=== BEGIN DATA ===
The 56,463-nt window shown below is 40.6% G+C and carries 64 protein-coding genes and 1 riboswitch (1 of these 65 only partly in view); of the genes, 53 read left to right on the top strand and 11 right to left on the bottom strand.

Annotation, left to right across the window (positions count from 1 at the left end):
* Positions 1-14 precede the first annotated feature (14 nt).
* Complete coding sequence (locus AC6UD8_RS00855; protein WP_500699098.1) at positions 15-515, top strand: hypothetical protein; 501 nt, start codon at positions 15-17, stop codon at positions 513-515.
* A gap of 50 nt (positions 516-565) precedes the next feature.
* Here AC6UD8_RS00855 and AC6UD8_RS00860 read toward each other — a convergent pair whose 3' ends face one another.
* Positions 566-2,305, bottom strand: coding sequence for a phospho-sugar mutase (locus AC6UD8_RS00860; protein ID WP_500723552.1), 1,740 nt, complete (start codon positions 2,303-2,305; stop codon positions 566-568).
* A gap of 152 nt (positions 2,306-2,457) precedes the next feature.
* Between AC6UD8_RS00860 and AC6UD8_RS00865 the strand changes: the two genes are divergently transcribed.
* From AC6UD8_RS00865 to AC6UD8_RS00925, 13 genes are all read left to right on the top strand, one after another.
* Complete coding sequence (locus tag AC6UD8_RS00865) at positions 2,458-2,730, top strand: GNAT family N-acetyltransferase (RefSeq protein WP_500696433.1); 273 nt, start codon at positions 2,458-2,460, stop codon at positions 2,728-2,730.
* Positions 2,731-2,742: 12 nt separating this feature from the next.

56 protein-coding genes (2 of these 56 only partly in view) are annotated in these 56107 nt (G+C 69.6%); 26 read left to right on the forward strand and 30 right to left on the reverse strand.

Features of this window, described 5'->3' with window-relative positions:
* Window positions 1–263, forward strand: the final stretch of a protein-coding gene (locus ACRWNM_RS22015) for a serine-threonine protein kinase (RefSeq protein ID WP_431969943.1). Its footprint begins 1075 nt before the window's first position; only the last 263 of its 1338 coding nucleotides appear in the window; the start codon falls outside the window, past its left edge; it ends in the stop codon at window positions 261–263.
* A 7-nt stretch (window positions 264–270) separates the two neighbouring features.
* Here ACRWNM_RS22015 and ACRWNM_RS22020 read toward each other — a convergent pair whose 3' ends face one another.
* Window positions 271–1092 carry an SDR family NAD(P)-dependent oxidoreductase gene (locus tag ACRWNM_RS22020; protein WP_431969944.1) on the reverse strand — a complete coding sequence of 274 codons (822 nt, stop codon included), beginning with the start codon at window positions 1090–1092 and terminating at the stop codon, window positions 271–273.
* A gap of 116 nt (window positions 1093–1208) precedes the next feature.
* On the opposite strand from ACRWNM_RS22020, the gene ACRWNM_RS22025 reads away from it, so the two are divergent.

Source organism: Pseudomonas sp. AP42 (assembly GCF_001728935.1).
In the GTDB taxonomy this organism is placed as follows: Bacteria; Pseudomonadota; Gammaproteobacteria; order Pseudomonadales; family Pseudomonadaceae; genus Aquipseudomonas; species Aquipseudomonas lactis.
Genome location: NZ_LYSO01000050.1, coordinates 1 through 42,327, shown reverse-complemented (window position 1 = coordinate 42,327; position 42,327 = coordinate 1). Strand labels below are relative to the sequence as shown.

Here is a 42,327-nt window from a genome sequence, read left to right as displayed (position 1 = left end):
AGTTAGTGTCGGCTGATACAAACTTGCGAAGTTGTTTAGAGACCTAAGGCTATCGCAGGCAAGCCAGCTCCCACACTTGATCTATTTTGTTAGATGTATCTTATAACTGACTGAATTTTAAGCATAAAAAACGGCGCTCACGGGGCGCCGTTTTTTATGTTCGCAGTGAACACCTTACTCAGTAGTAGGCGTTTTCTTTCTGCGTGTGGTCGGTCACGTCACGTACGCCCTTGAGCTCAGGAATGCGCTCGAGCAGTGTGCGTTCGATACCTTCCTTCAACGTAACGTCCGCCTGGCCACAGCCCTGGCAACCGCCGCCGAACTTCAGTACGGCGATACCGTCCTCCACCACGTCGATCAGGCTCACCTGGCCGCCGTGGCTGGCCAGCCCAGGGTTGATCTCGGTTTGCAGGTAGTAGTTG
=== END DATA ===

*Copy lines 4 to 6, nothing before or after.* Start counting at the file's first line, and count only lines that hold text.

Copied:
* Complete coding sequence (locus AC6UD8_RS00855; protein WP_500699098.1) at positions 15-515, top strand: hypothetical protein; 501 nt, start codon at positions 15-17, stop codon at positions 513-515.
* A gap of 50 nt (positions 516-565) precedes the next feature.
* Here AC6UD8_RS00855 and AC6UD8_RS00860 read toward each other — a convergent pair whose 3' ends face one another.